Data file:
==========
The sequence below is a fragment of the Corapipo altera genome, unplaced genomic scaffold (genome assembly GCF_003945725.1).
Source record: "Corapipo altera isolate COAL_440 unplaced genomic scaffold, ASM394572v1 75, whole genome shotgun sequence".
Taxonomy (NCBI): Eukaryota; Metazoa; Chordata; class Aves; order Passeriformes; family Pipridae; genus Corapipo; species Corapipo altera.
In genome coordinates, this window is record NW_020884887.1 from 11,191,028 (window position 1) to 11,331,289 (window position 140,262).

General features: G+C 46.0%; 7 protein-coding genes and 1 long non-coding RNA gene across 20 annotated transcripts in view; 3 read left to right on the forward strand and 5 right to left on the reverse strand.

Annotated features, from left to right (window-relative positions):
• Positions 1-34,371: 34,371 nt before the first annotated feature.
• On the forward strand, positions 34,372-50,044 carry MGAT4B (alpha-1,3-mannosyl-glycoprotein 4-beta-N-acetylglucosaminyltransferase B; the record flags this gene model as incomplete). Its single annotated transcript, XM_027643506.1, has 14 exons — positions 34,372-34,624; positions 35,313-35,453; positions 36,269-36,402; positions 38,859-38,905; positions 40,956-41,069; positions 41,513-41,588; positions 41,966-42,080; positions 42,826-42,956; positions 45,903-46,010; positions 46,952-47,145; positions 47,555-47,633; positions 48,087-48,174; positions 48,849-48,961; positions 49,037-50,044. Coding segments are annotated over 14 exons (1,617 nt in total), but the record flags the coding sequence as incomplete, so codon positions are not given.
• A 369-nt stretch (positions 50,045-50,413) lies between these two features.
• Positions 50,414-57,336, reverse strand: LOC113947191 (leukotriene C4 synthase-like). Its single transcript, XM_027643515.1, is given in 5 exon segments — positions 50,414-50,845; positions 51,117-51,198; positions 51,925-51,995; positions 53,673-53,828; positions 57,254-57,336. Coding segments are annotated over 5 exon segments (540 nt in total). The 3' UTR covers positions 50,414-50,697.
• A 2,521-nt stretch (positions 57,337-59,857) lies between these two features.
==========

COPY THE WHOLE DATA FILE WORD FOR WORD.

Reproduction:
The sequence below is a fragment of the Corapipo altera genome, unplaced genomic scaffold (genome assembly GCF_003945725.1).
Source record: "Corapipo altera isolate COAL_440 unplaced genomic scaffold, ASM394572v1 75, whole genome shotgun sequence".
Taxonomy (NCBI): Eukaryota; Metazoa; Chordata; class Aves; order Passeriformes; family Pipridae; genus Corapipo; species Corapipo altera.
In genome coordinates, this window is record NW_020884887.1 from 11,191,028 (window position 1) to 11,331,289 (window position 140,262).

General features: G+C 46.0%; 7 protein-coding genes and 1 long non-coding RNA gene across 20 annotated transcripts in view; 3 read left to right on the forward strand and 5 right to left on the reverse strand.

Annotated features, from left to right (window-relative positions):
• Positions 1-34,371: 34,371 nt before the first annotated feature.
• On the forward strand, positions 34,372-50,044 carry MGAT4B (alpha-1,3-mannosyl-glycoprotein 4-beta-N-acetylglucosaminyltransferase B; the record flags this gene model as incomplete). Its single annotated transcript, XM_027643506.1, has 14 exons — positions 34,372-34,624; positions 35,313-35,453; positions 36,269-36,402; positions 38,859-38,905; positions 40,956-41,069; positions 41,513-41,588; positions 41,966-42,080; positions 42,826-42,956; positions 45,903-46,010; positions 46,952-47,145; positions 47,555-47,633; positions 48,087-48,174; positions 48,849-48,961; positions 49,037-50,044. Coding segments are annotated over 14 exons (1,617 nt in total), but the record flags the coding sequence as incomplete, so codon positions are not given.
• A 369-nt stretch (positions 50,045-50,413) lies between these two features.
• Positions 50,414-57,336, reverse strand: LOC113947191 (leukotriene C4 synthase-like). Its single transcript, XM_027643515.1, is given in 5 exon segments — positions 50,414-50,845; positions 51,117-51,198; positions 51,925-51,995; positions 53,673-53,828; positions 57,254-57,336. Coding segments are annotated over 5 exon segments (540 nt in total). The 3' UTR covers positions 50,414-50,697.
• A 2,521-nt stretch (positions 57,337-59,857) lies between these two features.